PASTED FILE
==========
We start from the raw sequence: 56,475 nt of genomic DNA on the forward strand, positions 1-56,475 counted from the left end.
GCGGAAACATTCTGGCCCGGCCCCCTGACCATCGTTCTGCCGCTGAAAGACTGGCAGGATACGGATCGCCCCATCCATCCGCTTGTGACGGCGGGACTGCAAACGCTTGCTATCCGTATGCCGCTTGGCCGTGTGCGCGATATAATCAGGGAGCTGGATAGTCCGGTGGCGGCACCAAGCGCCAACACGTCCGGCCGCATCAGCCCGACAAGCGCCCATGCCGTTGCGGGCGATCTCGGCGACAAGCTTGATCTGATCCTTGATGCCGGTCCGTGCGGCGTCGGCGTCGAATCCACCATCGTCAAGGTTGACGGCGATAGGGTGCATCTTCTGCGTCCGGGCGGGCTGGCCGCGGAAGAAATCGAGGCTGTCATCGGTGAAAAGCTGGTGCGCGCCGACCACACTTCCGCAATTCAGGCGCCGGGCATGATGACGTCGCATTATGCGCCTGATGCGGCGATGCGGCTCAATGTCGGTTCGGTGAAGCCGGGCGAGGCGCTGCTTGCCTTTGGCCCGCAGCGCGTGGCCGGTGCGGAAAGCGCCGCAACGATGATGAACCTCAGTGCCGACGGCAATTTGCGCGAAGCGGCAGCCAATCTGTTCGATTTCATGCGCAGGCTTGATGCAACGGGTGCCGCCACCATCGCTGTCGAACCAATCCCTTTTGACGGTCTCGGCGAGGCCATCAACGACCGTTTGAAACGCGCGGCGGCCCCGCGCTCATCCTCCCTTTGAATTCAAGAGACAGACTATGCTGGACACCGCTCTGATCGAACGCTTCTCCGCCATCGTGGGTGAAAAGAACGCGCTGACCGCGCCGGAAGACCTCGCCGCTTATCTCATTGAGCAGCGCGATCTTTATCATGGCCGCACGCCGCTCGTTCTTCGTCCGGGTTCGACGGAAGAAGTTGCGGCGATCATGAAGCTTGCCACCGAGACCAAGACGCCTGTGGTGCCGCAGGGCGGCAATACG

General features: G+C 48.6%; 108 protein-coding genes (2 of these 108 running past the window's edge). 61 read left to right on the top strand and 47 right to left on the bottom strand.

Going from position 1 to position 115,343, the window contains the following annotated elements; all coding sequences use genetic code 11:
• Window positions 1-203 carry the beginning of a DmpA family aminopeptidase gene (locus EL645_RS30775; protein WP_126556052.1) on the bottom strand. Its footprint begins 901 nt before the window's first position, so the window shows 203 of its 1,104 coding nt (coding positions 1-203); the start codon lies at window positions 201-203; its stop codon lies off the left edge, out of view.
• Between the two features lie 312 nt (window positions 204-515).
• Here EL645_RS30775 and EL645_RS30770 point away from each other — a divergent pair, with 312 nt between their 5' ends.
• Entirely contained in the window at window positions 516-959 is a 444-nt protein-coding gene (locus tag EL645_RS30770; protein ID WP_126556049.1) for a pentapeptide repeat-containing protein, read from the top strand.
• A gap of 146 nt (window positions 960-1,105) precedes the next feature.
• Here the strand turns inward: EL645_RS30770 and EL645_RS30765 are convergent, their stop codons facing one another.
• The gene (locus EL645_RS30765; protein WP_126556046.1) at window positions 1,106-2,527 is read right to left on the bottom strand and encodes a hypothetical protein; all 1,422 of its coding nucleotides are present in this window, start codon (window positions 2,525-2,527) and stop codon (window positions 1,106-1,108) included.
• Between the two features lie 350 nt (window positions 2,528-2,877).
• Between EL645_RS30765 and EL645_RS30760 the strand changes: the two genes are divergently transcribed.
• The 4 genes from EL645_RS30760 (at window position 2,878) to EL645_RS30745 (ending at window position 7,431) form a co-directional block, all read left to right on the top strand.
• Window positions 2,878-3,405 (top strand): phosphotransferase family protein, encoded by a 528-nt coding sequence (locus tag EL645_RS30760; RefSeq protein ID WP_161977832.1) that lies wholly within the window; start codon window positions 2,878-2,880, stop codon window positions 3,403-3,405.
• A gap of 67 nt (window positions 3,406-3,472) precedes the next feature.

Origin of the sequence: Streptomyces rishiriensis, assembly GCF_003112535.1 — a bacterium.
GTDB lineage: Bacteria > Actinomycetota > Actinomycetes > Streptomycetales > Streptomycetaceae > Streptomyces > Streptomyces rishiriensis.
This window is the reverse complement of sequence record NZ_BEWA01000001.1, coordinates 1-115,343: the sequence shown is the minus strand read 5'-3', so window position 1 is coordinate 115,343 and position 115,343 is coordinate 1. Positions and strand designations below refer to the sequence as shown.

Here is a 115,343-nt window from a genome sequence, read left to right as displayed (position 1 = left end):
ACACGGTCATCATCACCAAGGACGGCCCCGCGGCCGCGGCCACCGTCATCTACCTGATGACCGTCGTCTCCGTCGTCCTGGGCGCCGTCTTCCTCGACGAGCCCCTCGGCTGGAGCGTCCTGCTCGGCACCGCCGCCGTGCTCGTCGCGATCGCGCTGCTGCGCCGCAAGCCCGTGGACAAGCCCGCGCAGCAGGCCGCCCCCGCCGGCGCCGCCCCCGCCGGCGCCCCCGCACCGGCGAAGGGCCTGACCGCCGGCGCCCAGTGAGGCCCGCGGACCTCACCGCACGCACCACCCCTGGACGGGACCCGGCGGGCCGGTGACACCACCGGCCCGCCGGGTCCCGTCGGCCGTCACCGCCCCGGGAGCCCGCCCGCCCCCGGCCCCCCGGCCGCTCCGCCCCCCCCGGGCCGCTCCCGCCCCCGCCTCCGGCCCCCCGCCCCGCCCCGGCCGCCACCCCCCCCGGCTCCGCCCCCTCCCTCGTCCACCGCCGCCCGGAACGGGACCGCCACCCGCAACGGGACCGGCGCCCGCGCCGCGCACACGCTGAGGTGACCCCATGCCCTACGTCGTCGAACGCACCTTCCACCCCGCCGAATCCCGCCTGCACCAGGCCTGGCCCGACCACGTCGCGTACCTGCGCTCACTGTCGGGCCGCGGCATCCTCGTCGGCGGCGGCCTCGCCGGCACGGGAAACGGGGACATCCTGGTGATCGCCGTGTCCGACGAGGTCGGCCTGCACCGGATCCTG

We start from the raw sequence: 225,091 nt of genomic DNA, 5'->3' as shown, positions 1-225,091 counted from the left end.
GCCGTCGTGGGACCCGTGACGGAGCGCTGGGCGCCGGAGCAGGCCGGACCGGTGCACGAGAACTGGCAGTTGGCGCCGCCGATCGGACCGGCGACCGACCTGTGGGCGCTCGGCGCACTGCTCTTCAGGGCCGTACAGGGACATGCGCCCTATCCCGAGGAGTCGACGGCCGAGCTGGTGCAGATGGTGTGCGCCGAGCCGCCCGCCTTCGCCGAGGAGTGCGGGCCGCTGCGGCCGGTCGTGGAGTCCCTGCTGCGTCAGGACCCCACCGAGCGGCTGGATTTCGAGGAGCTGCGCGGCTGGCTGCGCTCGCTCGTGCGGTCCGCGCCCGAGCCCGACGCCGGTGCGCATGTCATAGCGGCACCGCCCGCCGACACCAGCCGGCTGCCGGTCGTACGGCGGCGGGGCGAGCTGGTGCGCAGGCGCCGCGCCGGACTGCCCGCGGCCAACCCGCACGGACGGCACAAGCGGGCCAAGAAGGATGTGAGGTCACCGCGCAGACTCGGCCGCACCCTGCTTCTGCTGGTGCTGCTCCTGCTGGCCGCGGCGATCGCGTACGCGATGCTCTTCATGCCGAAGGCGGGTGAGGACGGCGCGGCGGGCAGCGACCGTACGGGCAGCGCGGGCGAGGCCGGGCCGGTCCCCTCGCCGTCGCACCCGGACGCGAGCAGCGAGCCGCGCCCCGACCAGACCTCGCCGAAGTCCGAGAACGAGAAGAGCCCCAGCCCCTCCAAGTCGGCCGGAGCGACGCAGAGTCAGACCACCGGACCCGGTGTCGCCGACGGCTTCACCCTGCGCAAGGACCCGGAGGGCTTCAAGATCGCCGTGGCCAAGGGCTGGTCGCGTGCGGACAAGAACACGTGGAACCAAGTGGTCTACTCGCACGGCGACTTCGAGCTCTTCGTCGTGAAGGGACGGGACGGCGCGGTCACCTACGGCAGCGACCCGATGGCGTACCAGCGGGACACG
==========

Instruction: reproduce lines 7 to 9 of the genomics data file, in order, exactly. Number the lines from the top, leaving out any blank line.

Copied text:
• Here EL645_RS30775 and EL645_RS30770 point away from each other — a divergent pair, with 312 nt between their 5' ends.
• Entirely contained in the window at window positions 516-959 is a 444-nt protein-coding gene (locus tag EL645_RS30770; protein ID WP_126556049.1) for a pentapeptide repeat-containing protein, read from the top strand.
• A gap of 146 nt (window positions 960-1,105) precedes the next feature.